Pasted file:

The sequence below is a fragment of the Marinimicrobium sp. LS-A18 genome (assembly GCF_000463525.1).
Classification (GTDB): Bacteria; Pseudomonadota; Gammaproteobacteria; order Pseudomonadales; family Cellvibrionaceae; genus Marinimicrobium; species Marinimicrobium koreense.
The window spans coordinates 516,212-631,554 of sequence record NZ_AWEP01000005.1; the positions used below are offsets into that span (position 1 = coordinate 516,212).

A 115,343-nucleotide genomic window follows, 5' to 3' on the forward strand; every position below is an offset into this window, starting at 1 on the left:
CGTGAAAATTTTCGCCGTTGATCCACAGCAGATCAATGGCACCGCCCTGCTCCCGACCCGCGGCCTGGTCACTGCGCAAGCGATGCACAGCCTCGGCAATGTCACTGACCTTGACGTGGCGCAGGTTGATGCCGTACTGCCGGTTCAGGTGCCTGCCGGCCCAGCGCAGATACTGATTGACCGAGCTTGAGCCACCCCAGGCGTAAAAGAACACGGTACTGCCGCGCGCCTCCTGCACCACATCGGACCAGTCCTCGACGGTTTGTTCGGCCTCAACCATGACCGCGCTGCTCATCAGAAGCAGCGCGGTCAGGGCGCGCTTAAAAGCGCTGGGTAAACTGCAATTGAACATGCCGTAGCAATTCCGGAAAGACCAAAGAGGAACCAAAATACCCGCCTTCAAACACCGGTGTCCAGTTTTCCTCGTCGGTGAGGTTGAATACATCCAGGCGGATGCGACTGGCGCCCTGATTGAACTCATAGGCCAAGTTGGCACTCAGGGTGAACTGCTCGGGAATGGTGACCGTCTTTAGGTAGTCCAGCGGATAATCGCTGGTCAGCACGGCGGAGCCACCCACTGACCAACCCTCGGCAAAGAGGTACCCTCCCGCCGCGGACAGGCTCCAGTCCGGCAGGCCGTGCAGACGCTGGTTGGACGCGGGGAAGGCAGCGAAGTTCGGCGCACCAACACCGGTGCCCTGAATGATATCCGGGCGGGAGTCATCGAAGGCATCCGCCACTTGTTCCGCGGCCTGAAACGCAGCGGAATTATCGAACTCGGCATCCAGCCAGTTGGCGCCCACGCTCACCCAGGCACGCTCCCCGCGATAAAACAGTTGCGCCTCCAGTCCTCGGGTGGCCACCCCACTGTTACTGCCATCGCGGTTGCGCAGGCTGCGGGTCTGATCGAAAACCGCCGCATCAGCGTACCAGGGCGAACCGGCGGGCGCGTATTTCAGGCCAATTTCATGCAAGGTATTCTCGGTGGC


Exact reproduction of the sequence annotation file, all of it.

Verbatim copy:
The sequence below is a fragment of the Marinimicrobium sp. LS-A18 genome (assembly GCF_000463525.1).
Classification (GTDB): Bacteria; Pseudomonadota; Gammaproteobacteria; order Pseudomonadales; family Cellvibrionaceae; genus Marinimicrobium; species Marinimicrobium koreense.
The window spans coordinates 516,212-631,554 of sequence record NZ_AWEP01000005.1; the positions used below are offsets into that span (position 1 = coordinate 516,212).

A 115,343-nucleotide genomic window follows, 5' to 3' on the forward strand; every position below is an offset into this window, starting at 1 on the left:
CGTGAAAATTTTCGCCGTTGATCCACAGCAGATCAATGGCACCGCCCTGCTCCCGACCCGCGGCCTGGTCACTGCGCAAGCGATGCACAGCCTCGGCAATGTCACTGACCTTGACGTGGCGCAGGTTGATGCCGTACTGCCGGTTCAGGTGCCTGCCGGCCCAGCGCAGATACTGATTGACCGAGCTTGAGCCACCCCAGGCGTAAAAGAACACGGTACTGCCGCGCGCCTCCTGCACCACATCGGACCAGTCCTCGACGGTTTGTTCGGCCTCAACCATGACCGCGCTGCTCATCAGAAGCAGCGCGGTCAGGGCGCGCTTAAAAGCGCTGGGTAAACTGCAATTGAACATGCCGTAGCAATTCCGGAAAGACCAAAGAGGAACCAAAATACCCGCCTTCAAACACCGGTGTCCAGTTTTCCTCGTCGGTGAGGTTGAATACATCCAGGCGGATGCGACTGGCGCCCTGATTGAACTCATAGGCCAAGTTGGCACTCAGGGTGAACTGCTCGGGAATGGTGACCGTCTTTAGGTAGTCCAGCGGATAATCGCTGGTCAGCACGGCGGAGCCACCCACTGACCAACCCTCGGCAAAGAGGTACCCTCCCGCCGCGGACAGGCTCCAGTCCGGCAGGCCGTGCAGACGCTGGTTGGACGCGGGGAAGGCAGCGAAGTTCGGCGCACCAACACCGGTGCCCTGAATGATATCCGGGCGGGAGTCATCGAAGGCATCCGCCACTTGTTCCGCGGCCTGAAACGCAGCGGAATTATCGAACTCGGCATCCAGCCAGTTGGCGCCCACGCTCACCCAGGCACGCTCCCCGCGATAAAACAGTTGCGCCTCCAGTCCTCGGGTGGCCACCCCACTGTTACTGCCATCGCGGTTGCGCAGGCTGCGGGTCTGATCGAAAACCGCCGCATCAGCGTACCAGGGCGAACCGGCGGGCGCGTATTTCAGGCCAATTTCATGCAAGGTATTCTCGGTGGC